Why This Mom’s Message to Her Son About Loving His Skin Is Resonating with Thousands

Joha Mubayiwa has less than 100 Instagram posts, but she’s already gained over 20,000 followers — for one beautiful reason.

Joha lives in Melbourne, Australia with her husband Simba and their infant son Elijah. She recently began posting pictures of her family doing everyday things like giving Elijah a bath, eating a meal, or taking a walk, but one particular post seemed to strike a chord, and the followers just started pouring in.

“My dear son, I pray that you always find your skin beautiful even when you are surrounded by those who tell you otherwise,” Joha wrote. “I pray you never have to surround yourself with people who demean and laugh at your beauty, this world is not as welcoming to everybody and sometimes your happiness gets stripped away without notice, but I promise to always be that flutter of happiness in your life.”

The loving message soon started gaining hundreds — then thousands — of likes, along with heartfelt comments from Instagram users who found themselves touched by her message.

Speaking with Babble, Joha opened up about what inspired the post:

“I had just finished giving my son Elijah a bath before he went to bed, and as I was standing there applying moisturizer to his skin, I had a flashback to when I was younger with the same beautiful dark skin … the only difference being that at the time, I was already conditioned to dislike everything about myself, from my skin, my hair, my lips, my nose, and all other God-given features that a lot of people around me sought to change about themselves.”

That’s when Joha had an epiphany.

“I looked at my son and thought to myself, I don’t want him to grow up the way I did,” she says. “I want him to love every inch of his body and his whole being. I want him to enjoy this life that he has been given. ”

Joha says she “kill to have a do-over” herself, or hop back in time to give her younger self a big ‘ole hug — and a serious pep talk.

“I’d love my childhood self tremendously and I’d tell myself that it was okay and that I was gonna end up just fine,” she says. “I don’t want [my son] to ever wish that he could go back and love himself a little more.”

You don’t have to spend more than a few minutes scrolling through the recent news headlines to see that racial prejudice is still alive and well in America. And as most parents know, the media can be a powerful teacher, shaping the way our children see the world for better or worse.

“All these young boys ever see on television is a black man in the movies being portrayed as a rapist, a gang member, a thief, or a business man who’s only story of getting to where he is in life is through selling drugs,” Joha tells Babble. “It doesn’t send a good message to these young black boys.”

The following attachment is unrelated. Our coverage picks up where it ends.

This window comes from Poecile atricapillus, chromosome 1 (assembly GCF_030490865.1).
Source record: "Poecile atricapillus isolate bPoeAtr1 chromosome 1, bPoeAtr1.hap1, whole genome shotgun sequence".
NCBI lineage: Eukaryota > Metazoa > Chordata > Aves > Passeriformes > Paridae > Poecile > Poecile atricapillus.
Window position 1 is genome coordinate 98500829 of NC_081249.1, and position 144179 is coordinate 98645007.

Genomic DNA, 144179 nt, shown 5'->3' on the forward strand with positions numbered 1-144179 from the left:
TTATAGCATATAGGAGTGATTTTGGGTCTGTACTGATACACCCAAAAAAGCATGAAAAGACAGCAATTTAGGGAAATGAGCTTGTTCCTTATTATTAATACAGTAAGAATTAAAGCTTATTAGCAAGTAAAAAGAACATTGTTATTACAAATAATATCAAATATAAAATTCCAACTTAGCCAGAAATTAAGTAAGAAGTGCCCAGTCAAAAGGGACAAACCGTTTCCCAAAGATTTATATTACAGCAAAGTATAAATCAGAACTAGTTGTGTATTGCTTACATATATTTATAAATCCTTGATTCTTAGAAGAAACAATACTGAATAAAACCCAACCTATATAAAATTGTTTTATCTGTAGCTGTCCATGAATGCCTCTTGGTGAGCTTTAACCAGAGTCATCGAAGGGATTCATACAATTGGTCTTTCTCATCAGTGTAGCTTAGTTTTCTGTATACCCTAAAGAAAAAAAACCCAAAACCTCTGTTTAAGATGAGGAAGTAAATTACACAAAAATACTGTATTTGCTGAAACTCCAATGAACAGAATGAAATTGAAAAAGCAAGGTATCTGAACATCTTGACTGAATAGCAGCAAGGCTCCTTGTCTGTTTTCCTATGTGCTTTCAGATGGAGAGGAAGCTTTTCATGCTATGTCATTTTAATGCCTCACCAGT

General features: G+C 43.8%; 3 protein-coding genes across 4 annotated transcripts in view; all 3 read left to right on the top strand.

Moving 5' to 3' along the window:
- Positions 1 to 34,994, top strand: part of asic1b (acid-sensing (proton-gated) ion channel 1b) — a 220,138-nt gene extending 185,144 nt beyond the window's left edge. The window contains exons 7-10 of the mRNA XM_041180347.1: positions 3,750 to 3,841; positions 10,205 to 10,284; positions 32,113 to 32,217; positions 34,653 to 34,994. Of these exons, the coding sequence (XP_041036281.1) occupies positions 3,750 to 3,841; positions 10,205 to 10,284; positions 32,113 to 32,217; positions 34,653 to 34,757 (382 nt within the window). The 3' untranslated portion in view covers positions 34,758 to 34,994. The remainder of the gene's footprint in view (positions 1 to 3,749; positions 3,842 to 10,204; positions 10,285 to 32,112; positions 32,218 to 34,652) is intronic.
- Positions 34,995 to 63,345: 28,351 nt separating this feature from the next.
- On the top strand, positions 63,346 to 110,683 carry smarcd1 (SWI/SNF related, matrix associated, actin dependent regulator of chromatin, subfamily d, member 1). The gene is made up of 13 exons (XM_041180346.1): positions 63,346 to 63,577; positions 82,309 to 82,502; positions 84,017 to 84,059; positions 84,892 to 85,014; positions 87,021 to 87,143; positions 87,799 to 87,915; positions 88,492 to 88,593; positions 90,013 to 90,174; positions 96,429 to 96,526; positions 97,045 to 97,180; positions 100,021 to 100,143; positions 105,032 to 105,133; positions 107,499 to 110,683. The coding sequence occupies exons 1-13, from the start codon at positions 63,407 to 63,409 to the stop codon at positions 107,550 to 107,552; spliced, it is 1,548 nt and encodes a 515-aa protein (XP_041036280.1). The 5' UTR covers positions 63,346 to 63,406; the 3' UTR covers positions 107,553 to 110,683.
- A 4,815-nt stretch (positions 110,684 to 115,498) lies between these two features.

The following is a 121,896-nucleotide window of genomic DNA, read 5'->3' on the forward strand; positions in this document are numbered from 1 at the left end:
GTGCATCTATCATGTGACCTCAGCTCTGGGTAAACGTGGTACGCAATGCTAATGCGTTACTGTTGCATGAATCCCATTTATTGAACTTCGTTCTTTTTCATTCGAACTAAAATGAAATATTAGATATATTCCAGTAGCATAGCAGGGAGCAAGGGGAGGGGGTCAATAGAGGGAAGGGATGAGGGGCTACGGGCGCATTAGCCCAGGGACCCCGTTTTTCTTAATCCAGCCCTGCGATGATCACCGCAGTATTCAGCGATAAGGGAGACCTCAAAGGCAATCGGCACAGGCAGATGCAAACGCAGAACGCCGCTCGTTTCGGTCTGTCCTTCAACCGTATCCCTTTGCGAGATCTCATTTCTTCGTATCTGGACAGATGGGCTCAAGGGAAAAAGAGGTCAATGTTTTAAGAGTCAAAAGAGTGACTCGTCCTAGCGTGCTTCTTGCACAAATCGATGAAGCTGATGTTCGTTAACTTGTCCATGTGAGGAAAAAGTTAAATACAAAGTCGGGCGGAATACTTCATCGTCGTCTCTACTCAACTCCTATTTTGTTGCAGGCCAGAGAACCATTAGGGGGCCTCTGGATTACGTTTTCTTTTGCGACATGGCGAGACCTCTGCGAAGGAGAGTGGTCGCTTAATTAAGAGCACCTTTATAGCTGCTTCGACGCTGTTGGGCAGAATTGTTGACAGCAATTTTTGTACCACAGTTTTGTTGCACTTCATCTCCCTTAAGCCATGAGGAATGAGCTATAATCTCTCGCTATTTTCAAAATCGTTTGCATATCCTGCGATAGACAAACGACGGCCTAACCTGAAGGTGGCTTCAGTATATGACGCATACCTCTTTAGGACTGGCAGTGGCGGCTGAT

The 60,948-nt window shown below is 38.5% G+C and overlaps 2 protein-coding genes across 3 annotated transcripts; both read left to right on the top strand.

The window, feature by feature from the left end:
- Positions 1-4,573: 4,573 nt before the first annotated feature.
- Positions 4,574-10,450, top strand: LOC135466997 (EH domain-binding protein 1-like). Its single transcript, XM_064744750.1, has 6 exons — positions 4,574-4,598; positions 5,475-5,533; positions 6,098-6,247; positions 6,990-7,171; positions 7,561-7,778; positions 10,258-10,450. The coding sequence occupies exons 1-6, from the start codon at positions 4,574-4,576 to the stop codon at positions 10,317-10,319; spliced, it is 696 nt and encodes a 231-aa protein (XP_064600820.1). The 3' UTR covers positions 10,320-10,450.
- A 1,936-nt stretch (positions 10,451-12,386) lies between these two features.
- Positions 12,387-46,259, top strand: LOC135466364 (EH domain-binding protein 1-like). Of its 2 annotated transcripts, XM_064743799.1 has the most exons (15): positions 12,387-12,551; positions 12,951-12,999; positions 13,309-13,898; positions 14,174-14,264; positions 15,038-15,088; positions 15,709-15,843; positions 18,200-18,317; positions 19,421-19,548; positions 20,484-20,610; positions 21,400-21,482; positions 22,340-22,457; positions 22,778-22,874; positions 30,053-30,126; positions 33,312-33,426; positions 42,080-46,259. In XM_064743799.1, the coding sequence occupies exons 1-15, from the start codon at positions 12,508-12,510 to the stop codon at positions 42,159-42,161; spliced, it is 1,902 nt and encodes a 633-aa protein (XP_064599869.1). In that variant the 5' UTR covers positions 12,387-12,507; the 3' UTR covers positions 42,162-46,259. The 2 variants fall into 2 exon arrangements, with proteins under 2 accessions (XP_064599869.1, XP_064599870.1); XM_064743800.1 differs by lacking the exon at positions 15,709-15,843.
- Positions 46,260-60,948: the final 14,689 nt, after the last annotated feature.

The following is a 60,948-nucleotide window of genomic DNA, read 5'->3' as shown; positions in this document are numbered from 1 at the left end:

Just like all mothers, Joha wants the very best for her child; which is why she’s using social media to spread her message.

“I just post myself and my family, and I think people like seeing my son smile,” she shares. “I feel very humbled for the large following … [and] that people would follow to see our family, indulge themselves in our blessings and celebrate our son along with us.”

As a mom of four children of color, Joha’s words resonated with me deeply. Over the years, we’ve had numerous encounters with racism in our community — like the time my 2-year-old son was called a “cute little thug” and the day my daughters, who were 4 and 6 at the time, were called the N-word by a stranger driving by our house.

There are the times we go to the store and don’t see a single doll or action figure that look anything like my children — no dark brown skin, no curly black hair, no brown eyes.

There’s the “skin-toned” bandages and dance tights that do not come close to matching my children’s skin; the adults who struggle to pronounce my daughter’s name (because apparently it’s too “ethnic”); and the strangers who reach out to touch my girls’ intricate cornrows.

Some of these incidents are blatant racism, while others are micro-aggressions. But either way, these things send devastating messages to children who look like mine — children who look like Elijah.

In small, but powerful ways, they are being made to feel “less than” because of the curl in their hair and the melanin in their skin.

And it’s heartbreaking.


Joha has hope that things can be different for her son, and her message on social media seeks to show all of us that her child is just that: a child.

A child worthy of love, of opportunity, and of joy.

“I hope that he grows to love and respect everybody around him, including himself,” Joha shared with Babble. “I hope that he is kind and nurturing human being, and I pray that he grows up knowing that he is strong, powerful, and can achieve anything he puts his mind to.”

With a mama like Joha, I have no doubt he will.

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